How to prepare for a photowalk
Whether you're a beginner or a professional, attending a photowalk will inspire you to go out and take more pictures.

Whether you're a beginner or a professional, attending a photo walk will inspire you to go out and take more pictures. Photo walks are essentially walking tours intended for photographers and those who would like to get new experiences while exploring different places.

For example, we offer small group photo walks with expert, one-on-one instruction to help to grow our guests as the photographers. How do we do this? By providing an opportunity to take images, express creativity and improve skills. We take our guests to the places where the best people, landscape and street photographs are waiting to be taken. And we learn the stories behind the images – the stories that bring them to life.

But what is the difference between a photo walk and a photography workshop?
Photowalk v. Photography Workshop

In our photography workshops we work on how to navigate quickly around modern DSLR and mirrorless cameras. We will go over various techniques to capture images using light, composition, perspective, selective focus, shadows and highlights and other methods. And at the end, how to use the inner eye to create images to be proud of. We recommend the workshops for deeper understanding of what photography is.And it doesn't matter if you are just a curious traveller or a professional photographer.

Photo walks are more fun and adventures way to explore the city. They are theme based guided walking tours by the expert photographer. Lighter, based more on exploring the city and is a great option for a single person, couple, a family with kids (we prepare special tours for the families), team building.
How to prepare for a photo walk

1. Do an image search of the location

A useful strategy to make the most of photo walks is to do an image search of the location (looking up a particular hashtag on Instagram is great for this). Look at the photos uploaded by other people and study them. What are the common subjects in the pictures? How were they taken? Are you going to shoot similar images? Or would you rather experiment with different photos, instead? If you plan accordingly and visualize the shoot, you'll feel more confident on the walk since you already know what to expect.

2. Bring only what you need

Our photo walks last 2 hours, so it's necessary to pack light and dress comfortably. Bring only the absolute essentials to keep the weight of your camera bag down. Resist the urge to bring unnecessary equipment. All you need is one camera and one lens. Or it can be a smartphone as much as you feel comfortable.

3. Set your camera in advance

Even though we will talk about different modes,it's a photo walk. A lot of things can happen while you're on a photo walk. And there is nothing wrong if you use auto mode if you're still learning how to use a camera.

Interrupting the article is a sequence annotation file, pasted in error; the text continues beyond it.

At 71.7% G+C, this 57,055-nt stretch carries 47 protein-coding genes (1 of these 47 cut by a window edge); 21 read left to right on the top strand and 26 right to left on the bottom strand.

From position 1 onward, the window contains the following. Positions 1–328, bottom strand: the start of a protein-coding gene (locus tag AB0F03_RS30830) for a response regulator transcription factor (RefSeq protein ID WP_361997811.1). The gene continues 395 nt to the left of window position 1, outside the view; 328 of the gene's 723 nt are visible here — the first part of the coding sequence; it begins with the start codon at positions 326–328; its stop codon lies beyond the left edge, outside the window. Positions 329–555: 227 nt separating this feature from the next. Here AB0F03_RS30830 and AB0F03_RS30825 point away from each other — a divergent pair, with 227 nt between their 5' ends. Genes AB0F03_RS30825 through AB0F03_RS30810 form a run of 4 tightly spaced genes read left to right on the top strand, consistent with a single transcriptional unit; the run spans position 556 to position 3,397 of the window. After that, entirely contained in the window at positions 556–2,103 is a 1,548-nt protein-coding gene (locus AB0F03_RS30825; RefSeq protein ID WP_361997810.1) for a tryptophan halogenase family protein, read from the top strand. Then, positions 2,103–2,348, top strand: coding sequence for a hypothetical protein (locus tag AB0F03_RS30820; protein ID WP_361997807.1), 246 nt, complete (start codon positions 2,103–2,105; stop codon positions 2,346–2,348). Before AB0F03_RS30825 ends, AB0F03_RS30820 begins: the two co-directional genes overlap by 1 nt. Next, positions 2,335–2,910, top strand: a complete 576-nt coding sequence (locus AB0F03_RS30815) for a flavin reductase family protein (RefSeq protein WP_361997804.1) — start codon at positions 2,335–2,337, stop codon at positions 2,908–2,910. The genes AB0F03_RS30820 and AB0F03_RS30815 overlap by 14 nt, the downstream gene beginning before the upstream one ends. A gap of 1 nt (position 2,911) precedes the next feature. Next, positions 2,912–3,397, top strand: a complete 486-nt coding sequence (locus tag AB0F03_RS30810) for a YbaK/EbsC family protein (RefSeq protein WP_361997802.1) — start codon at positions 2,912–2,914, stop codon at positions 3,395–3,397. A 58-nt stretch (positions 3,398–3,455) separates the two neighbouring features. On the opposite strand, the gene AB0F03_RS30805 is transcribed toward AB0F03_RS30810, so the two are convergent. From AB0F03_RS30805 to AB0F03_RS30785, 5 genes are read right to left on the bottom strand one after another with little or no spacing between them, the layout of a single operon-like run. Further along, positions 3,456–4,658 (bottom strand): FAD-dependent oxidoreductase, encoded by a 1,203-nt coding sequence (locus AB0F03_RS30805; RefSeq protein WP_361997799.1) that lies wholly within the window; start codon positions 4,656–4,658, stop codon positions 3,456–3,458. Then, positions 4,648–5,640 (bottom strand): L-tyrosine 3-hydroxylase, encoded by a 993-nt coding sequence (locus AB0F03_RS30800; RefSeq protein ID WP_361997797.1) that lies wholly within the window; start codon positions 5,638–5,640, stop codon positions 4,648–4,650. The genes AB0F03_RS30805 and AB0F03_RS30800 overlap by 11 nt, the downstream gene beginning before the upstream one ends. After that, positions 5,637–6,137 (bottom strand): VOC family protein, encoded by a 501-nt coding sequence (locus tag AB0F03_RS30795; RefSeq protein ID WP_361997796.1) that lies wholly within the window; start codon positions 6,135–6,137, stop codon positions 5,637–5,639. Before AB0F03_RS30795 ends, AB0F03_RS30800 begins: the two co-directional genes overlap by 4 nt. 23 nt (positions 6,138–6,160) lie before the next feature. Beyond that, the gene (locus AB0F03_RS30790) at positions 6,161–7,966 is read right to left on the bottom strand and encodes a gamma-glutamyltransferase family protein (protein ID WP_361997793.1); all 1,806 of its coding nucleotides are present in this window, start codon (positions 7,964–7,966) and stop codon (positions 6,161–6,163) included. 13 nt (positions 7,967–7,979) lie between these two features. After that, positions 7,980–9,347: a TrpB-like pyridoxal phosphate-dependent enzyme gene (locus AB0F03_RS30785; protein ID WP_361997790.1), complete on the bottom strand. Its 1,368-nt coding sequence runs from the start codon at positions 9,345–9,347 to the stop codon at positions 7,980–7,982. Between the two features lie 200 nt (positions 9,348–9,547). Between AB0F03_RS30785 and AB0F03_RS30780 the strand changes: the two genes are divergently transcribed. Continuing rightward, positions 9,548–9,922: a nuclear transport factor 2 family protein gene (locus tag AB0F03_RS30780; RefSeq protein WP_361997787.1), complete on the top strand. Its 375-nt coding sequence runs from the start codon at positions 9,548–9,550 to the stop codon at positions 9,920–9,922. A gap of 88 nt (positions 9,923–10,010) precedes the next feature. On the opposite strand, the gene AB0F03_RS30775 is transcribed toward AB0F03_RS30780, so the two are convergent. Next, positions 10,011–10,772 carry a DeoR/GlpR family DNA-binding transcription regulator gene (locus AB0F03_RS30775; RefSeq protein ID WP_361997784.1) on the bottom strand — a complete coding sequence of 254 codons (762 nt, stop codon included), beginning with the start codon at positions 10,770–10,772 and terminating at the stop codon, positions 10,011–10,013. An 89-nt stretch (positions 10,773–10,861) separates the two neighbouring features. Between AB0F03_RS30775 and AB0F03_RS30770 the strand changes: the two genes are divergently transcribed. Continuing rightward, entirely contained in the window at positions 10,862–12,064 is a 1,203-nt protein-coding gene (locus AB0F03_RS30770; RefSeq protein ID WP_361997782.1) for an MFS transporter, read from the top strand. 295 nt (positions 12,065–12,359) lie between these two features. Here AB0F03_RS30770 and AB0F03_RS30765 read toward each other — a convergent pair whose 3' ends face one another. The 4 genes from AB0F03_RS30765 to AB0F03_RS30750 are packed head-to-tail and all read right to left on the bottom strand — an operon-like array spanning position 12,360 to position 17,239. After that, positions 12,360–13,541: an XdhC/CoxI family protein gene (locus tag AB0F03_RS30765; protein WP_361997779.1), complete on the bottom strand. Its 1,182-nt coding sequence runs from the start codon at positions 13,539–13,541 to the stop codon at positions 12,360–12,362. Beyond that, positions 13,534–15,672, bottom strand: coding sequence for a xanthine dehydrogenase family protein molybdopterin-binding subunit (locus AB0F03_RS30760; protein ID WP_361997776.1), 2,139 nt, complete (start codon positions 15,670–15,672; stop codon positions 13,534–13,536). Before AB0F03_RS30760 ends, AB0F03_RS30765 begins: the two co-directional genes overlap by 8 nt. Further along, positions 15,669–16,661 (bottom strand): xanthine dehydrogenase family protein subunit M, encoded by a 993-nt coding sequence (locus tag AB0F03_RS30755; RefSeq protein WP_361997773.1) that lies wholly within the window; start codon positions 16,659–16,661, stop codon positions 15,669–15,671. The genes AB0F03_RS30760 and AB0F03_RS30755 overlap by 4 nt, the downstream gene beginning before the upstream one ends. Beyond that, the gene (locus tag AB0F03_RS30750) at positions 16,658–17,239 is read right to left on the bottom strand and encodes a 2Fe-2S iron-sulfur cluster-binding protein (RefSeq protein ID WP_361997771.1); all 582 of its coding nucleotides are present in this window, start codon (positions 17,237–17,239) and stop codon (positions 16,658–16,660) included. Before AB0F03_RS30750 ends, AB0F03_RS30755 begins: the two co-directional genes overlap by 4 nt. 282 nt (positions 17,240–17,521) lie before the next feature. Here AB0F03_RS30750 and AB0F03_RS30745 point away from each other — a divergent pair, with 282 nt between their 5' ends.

When you're not sure which setting to use in tricky shooting situations, switching to auto mode will enable you to shoot quickly without having to tinker with your device. Of course, that doesn't mean that you can depend on auto mode forever. Learning how to use the manual mode will help you unlock your camera's extensive capabilities.
4. Anticipate the shot

Going on a photo walk is an excellent opportunity to train your eye how to anticipate the shot. As you walk around, observe everything that is happening around you. Choose a place where there's a lot of action going on, and wait. Believe it or not, it is relatively easy to predict people's movements.

For example, you know that as soon as the WALK signal lights up, pedestrians cross the street. That will give you the opportunity to take photos. If you miss the shot, wait for the WALK sign to light up again and you can expect a similar scenario to occur.

5. Shoot from different angles

Taking photos at eye level can become boring after a while. Change up your composition and experiment with odd angles as well. Shooting from a different point of view not only adds variety to your pictures, but it also changes the mood of your images. When you go on a photo walk, try framing your shots differently and see what kind of photos you get.

Shoot wide shots of buildings to indicate their size as well incorporate the surrounding environment to affect mood. Shoot close-ups to include details that wide shots are unable to capture.

6. Capture anything that catches your eye

Attending a photo walk exposes you to breathtaking locations through a photographer's point of view. You will be surprised how much a place changes when you look at it from behind the viewfinder. From a photographer's frame of reference, immerse yourself in the environment and keep an eye out for anything that looks interesting.

Look around you and search for different patterns, colorful backgrounds, and symmetry. It wouldn't take long for you to find these things because your brain is naturally drawn to them. People love looking at orderly structures, so don't hesitate to take beautiful visual compositions.
The last thing to remember about photo walks is to have fun. It is not meant to be a competition but an interactive photography lesson. Loosen up, have fun, share pictures and share memories. Many photographers meet new friends through photo walks, and having a reliable support system enables people to produce fantastic images. So don't forget to sign up for a photo walk. It might just change how you experience photography.

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Cancun, Mexico
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